The stones of Anatolia

October 1 2015

For the Greek minorities in the interior [1921], nationalism has been a will-o’-the-wisp enticing them to destruction. Yet they, as well as the Smyrniots and Aivaliots [of the coast], have been attracted by it, partly because the latent sense of insecurity, inherent in minorities, makes them susceptible to movements promising cohesion and backing, and blind to their inevitable dangers; partly, too, because of the romantic vein introduced into all modern nationalism through the special circumstances of its origin in the West. Owing to the virtual stability of our linguistic boundaries since the Dark Age […], the romantic appeal to the past is a possible emotional basis in Western Europe for the demarcation of modern national states. Where Frenchmen or Italians held tournaments or built cathedrals in the Middle Ages, there are mostly still French and Italian populations anxious to be citizens of modern France and Italy. But in most parts of Anatolia where in the Middle Ages there were Orthodox Greeks belonging to the Near Eastern world, there are now Middle Eastern Moslem Turks. The continuity has been interrupted [since the Seljuk invasion]; the past offers not foundations but treacherous ruins; and the Greeks make matters worse by digging down below the mediaeval stratum to memories of Ancient Hellenism. For this folly we Westerners are largely to blame, for while we prudently refrain from importing the exploits of Ancient Romans, Gauls, or Goths into our contemporary national politics, and content ourselves with King Alfreds and Hohenstaufens and Joans of Arc, we have taught the unfortunate Greek peasant and merchant to say, parrot-wise, “I am a descendant of Pericles,” like foolish parents who bring up their children to be more affected than themselves. In Anatolia this extravagance is unfortunately encouraged by perpetual suggestion. The country abounds in imposing remains of mediaeval and classical antiquity, and the very stones cry out to any one who is foolish enough to lend an ear. At Kula, certain fragments of sculpture dating respectively from about the sixth century B.C. and the second century after Christ, were pointed out to me as a serious argument for including the town in Greece in 1921. The offensive against Angora [Ankara] was going to “cut the Gordian Knot”; the first day’s advance: inaugurated “a new Catabasis [descent] of Alexander”; the official communiqué ran: “We have occupied Dorylaion (Eski Shehir),” the modern name being added in brackets for the benefit of readers who had not made a profound study of the classical geographers. Political romanticism is essentially unhistorical, being an attempt to telescope past and present into one another, and it has an unlimited capacity  for ignoring what is inconvenient. At Gölde [near Kula], the Christians were hyperconscious of the twelfth-century Byzantine church and of the Greek characters carved on the nineteenth century tombstones, but took no account of the equally significant fact that the Greek script now recorded Turkish words. No doubt the Moslems of Gölde, when they go to school in imitation of their Greek neighbours, will claim the church as a monument of Saljuq art and argue that Turkish was the original language of the country, spoken by Lydians and Phrygians and Hittites before their temporary Hellenisation!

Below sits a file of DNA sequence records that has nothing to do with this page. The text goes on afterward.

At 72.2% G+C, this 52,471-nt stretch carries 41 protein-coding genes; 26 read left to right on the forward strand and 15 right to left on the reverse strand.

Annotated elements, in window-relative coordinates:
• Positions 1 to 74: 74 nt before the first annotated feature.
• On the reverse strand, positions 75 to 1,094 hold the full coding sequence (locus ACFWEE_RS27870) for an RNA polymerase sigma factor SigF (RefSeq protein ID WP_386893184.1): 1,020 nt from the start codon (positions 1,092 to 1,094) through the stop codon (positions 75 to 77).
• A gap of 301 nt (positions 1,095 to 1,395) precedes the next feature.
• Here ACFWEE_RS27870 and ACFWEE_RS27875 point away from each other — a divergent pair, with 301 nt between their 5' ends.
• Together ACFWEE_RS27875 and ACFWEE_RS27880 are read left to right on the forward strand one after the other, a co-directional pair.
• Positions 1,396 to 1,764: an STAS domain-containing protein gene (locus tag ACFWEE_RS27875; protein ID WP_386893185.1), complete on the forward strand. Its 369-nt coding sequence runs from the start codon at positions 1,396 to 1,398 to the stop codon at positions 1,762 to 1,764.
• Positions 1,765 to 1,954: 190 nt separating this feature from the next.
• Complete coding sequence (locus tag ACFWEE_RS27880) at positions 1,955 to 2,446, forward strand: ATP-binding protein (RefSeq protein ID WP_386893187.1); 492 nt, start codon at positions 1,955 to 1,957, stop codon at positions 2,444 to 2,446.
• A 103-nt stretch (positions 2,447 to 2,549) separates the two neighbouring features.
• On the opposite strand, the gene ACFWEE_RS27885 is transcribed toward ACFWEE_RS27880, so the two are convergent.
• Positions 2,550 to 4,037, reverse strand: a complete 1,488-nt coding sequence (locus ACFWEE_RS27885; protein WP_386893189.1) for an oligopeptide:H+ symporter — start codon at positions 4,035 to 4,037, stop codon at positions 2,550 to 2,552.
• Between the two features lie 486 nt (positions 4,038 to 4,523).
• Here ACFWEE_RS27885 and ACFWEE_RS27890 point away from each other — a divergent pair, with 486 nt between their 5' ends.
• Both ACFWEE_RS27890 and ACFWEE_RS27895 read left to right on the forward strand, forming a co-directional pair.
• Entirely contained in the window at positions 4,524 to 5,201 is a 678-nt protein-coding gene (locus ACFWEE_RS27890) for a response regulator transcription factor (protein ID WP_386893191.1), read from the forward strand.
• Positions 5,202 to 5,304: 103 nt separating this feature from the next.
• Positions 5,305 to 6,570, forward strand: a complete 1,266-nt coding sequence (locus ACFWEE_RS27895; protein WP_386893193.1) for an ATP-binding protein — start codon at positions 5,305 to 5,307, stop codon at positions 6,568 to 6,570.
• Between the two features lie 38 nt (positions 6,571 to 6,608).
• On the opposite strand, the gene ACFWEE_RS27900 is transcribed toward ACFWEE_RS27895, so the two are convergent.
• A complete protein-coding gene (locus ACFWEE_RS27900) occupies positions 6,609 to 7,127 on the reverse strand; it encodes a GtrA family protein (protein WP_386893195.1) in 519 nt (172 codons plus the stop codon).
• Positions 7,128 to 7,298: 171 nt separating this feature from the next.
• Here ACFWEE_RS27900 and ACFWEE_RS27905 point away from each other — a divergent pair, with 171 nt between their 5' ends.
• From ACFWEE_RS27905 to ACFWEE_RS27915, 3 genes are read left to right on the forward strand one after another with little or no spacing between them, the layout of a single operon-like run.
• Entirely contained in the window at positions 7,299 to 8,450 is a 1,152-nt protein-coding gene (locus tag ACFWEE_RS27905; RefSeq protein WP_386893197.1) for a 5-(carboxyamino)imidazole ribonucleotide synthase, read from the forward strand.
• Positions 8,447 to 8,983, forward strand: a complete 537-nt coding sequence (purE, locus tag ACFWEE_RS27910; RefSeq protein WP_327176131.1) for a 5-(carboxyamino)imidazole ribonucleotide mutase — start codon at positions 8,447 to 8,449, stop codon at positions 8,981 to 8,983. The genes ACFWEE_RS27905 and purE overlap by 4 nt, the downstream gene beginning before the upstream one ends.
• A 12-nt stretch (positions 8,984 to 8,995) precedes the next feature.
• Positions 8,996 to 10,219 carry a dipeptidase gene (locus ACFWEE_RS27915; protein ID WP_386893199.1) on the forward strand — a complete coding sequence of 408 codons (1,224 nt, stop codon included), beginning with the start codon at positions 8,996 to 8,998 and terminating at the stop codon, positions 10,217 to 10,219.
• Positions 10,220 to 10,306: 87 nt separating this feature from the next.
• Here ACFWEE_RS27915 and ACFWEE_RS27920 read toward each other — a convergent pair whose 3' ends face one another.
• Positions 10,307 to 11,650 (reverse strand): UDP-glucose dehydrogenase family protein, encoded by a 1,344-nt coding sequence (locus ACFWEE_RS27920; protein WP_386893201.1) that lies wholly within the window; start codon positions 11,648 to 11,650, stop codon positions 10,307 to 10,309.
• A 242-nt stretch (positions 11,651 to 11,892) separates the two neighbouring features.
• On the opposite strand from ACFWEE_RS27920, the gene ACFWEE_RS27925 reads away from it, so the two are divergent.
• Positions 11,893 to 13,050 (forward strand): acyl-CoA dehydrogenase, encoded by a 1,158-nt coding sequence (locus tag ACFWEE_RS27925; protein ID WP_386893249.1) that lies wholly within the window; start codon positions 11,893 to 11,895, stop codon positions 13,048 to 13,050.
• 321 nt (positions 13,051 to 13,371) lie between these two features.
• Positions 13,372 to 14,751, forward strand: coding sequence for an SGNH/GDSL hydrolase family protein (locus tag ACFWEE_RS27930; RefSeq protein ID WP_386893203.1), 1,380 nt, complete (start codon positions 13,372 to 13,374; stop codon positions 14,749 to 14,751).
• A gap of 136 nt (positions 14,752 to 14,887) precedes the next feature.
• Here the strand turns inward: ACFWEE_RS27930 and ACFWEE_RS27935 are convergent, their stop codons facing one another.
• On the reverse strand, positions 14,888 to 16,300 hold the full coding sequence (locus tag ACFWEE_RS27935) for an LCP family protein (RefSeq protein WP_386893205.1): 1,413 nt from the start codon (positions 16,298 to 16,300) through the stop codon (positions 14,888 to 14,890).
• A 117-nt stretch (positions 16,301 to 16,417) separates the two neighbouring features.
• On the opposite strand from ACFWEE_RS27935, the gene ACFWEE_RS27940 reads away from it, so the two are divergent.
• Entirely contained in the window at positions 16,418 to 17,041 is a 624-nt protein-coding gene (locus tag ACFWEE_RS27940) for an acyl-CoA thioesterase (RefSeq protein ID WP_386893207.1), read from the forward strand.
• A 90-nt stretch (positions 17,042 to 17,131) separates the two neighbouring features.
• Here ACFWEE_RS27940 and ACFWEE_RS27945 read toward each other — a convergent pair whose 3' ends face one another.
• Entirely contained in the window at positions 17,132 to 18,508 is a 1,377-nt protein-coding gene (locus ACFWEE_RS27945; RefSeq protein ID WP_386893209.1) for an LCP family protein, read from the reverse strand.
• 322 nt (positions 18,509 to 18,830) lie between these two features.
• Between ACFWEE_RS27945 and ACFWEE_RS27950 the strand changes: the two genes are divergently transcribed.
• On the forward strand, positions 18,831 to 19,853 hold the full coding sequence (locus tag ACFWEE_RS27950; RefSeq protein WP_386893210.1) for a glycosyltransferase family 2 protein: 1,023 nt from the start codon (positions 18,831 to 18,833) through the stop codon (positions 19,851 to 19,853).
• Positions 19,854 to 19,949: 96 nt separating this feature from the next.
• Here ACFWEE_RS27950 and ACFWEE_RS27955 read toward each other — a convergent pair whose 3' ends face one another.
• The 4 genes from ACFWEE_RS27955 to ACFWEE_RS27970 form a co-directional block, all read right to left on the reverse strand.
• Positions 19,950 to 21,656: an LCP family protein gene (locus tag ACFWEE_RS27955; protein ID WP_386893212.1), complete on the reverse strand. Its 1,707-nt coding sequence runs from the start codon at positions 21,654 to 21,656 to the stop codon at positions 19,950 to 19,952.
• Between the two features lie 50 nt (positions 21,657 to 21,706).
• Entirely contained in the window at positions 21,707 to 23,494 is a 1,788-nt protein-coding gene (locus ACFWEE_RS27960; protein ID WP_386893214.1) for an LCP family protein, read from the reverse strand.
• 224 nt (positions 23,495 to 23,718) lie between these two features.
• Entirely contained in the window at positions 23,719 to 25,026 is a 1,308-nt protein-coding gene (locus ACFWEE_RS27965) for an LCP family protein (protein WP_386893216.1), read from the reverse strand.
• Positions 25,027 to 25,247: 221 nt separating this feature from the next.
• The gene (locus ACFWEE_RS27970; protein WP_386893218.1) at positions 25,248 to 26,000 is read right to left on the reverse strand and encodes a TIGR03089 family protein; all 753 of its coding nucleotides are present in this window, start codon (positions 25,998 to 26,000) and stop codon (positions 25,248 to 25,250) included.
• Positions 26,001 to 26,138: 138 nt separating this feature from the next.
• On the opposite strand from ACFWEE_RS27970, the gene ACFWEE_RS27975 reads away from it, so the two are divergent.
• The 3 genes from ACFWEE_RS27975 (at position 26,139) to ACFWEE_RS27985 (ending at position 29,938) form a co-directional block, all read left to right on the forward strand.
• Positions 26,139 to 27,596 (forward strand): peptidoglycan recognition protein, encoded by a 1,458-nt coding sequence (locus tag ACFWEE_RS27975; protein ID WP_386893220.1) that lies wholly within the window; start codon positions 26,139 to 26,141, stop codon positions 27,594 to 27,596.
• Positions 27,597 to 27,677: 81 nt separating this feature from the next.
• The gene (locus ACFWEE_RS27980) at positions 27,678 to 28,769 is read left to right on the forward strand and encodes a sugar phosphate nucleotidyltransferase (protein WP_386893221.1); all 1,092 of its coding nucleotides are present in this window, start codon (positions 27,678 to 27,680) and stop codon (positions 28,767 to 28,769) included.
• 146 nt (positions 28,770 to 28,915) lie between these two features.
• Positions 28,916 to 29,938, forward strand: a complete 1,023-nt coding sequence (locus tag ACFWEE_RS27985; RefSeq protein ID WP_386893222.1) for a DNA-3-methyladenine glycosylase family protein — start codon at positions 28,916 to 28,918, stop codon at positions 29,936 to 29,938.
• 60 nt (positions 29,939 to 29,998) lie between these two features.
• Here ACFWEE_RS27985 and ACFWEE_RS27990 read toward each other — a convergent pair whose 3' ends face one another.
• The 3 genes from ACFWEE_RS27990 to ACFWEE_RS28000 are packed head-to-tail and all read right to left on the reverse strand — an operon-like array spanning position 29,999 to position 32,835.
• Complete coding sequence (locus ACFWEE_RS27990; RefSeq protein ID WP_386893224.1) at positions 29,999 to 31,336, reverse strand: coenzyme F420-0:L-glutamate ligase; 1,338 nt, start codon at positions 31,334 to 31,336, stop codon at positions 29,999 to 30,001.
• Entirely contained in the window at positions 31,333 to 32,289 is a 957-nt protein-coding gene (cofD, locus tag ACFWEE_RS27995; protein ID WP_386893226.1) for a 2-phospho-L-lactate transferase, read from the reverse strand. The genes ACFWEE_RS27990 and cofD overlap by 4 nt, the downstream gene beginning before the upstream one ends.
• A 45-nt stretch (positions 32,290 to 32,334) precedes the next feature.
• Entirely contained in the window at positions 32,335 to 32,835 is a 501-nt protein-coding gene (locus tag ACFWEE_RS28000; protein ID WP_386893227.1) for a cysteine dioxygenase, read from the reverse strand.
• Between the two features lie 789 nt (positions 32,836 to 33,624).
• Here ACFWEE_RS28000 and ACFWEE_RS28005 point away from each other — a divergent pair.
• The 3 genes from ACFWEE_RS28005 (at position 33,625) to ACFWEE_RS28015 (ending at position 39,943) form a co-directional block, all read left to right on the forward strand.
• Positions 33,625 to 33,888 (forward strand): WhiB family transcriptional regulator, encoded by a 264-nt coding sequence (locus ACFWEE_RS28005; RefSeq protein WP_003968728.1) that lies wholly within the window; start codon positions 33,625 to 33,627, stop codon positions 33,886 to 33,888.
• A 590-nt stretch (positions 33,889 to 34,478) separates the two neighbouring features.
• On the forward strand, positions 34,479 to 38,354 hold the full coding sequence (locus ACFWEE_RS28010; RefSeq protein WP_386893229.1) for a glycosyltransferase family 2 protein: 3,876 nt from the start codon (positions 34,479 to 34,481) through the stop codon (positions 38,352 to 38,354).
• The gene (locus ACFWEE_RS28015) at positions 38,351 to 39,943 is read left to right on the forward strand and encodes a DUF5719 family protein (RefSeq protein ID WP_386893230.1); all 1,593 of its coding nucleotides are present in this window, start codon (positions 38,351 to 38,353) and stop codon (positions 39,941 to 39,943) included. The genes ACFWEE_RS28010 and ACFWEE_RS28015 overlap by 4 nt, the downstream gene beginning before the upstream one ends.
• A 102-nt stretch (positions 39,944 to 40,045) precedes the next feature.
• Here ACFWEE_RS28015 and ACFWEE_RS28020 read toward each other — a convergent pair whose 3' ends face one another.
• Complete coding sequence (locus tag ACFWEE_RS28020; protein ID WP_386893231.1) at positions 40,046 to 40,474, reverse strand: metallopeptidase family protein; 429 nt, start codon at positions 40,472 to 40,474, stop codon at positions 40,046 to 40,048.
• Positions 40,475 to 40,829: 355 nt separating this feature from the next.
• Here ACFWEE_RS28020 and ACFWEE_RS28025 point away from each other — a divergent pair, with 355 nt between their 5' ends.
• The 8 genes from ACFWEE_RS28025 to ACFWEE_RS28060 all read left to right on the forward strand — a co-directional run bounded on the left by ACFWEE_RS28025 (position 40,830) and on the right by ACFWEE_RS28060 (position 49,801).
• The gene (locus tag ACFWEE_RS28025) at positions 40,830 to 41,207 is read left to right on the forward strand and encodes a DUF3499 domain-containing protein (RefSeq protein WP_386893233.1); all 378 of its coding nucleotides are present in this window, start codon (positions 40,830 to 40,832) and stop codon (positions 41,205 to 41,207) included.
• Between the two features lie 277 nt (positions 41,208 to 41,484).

The Western Question in Greece and Turkey, A Study in the Contact of Civilizations, Constable, 1922

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